The Privacy Risk Report has previously reported on the necessity to safeguard personal information such as names, addresses, social security numbers and credit card information to avoid risk resulting from data breaches. The latest trend we are seeing now involves a push by state legislatures to enact new laws that also protect biometric data, such as the Illinois Biometric Information Privacy Act (BIPA).

“Biometrics” defines “the field of science relating to the identification of humans based upon unique biological traits, such as fingerprints, DNA, and retinas” and recently “has produced new ways of conducting commercial transactions.” In particular, the protection of biometrics is a growing concern as this technology is turning up in everything from watches that may collect health data, finger-scanners at grocery stores and gas stations to retina scanners for financial transactions. Not only is this technology is here to stay, but it is already involved in litigation across the country.

For example, in Vigil v. Take-Two Interactive Software, Inc., the U.S. District Court for the Southern District of New York found class action plaintiffs lacked standing to bring suit under BIPA for claims related to how their faces were used to create personalized avatars in a video game.

Illinois Biometric Information Privacy Act

The Illinois legislature enacted BIPA (740 Ill. Comp. Stat. 14/1 et seq.), “which sets forth disclosure, consent, and retention requirements for private entities that collect, store, and disseminate biometric data.”

Before reaching its decision to grant Take-Two’s motion to dismiss, the District Court provided the following exhaustive background on BIPA:

As the Illinois legislature observed, biometric data are by definition unique, and thus—unlike a credit card number—cannot realistically be changed if they are subject to identity theft. See 740 Ill. Comp. Stat. 14/5(c). The Illinois legislature was concerned that the failure of businesses to implement reasonable safeguards for such data would deter Illinois citizens from “partaking in biometric identifier-facilitated transactions” in the first place, and would thus discourage the proliferation of such transactions as a form of engaging in commerce. 740 Ill. Comp. Stat. 14/5(e). The BIPA represents the Illinois legislature’s judgment that the collection and storage of biometrics to facilitate financial transactions is not in-of-itself undesirable or impermissible; instead, the purpose of the BIPA is to ensure that, when an individual engages in a biometric-facilitated transaction, the private entity protects the individual’s biometric data, and does not use that data for an improper purpose, especially a purpose not contemplated by the underlying transaction. See 740 Ill. Comp. Stat. 14/5(a–g).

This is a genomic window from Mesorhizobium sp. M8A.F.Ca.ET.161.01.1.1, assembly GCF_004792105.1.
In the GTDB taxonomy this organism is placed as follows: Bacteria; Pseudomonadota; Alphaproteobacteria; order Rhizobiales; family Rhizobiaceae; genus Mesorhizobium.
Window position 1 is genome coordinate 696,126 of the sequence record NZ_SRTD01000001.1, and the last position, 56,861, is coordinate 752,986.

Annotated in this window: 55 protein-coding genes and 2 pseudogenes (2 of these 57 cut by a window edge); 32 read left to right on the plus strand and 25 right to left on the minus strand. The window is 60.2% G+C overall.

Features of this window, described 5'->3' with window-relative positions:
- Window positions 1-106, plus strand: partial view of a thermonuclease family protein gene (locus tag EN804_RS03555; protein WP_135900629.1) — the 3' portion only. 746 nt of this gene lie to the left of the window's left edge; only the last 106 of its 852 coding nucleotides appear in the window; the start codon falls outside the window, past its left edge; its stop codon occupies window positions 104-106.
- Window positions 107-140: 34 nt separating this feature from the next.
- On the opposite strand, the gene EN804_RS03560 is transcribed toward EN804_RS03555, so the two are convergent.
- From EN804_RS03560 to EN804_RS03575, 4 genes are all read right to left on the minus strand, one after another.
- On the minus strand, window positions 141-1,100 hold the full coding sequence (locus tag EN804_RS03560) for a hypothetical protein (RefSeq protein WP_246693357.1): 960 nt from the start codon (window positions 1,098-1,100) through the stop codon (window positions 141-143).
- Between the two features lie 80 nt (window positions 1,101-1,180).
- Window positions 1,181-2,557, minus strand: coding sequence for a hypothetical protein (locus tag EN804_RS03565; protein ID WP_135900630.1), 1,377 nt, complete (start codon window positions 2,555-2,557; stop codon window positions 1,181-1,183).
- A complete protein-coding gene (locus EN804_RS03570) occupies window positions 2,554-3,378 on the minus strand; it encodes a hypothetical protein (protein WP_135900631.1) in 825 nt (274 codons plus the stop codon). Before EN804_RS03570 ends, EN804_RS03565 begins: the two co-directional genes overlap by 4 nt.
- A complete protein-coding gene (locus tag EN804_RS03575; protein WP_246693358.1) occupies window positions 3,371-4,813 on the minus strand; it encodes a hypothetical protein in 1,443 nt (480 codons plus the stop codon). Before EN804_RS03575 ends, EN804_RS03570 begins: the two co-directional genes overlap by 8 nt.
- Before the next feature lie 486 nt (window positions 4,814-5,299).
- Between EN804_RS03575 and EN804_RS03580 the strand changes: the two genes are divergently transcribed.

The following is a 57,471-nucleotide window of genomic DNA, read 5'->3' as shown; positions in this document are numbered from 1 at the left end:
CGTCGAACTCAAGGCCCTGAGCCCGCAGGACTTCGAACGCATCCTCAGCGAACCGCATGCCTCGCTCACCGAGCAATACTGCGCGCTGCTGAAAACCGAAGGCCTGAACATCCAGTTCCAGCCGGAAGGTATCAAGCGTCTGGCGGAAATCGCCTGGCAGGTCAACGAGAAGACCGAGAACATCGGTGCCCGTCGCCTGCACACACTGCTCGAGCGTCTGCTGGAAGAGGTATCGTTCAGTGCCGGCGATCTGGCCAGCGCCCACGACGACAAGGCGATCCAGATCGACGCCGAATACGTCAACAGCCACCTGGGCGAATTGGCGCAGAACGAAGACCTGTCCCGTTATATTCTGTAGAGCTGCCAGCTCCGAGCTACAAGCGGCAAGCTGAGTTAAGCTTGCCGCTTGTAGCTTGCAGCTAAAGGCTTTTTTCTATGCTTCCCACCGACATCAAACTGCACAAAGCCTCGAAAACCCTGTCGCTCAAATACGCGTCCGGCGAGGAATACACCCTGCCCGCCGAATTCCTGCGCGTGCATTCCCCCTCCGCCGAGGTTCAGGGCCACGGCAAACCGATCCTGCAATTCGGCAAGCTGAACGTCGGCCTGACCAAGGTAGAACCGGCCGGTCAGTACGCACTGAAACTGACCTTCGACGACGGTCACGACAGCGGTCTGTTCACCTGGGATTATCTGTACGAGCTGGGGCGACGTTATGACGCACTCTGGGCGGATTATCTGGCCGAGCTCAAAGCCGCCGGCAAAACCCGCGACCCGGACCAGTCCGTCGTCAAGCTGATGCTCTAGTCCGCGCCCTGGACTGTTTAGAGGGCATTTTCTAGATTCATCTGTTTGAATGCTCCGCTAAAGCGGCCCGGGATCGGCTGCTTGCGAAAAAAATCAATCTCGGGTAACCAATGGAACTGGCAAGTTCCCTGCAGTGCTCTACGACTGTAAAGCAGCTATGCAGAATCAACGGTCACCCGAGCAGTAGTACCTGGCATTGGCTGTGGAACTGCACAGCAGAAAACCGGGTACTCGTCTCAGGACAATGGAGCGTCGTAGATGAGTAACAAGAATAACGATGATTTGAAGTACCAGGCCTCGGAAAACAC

Under the BIPA, a “biometric identifier” is “a retina or iris scan, fingerprint, voiceprint, or scan of hand or face geometry,” while “biometric information” is information based on “biometric identifiers.” 740 Ill. Comp. Stat. 14/10.

Take-Two’s Video Game — NBA 2K16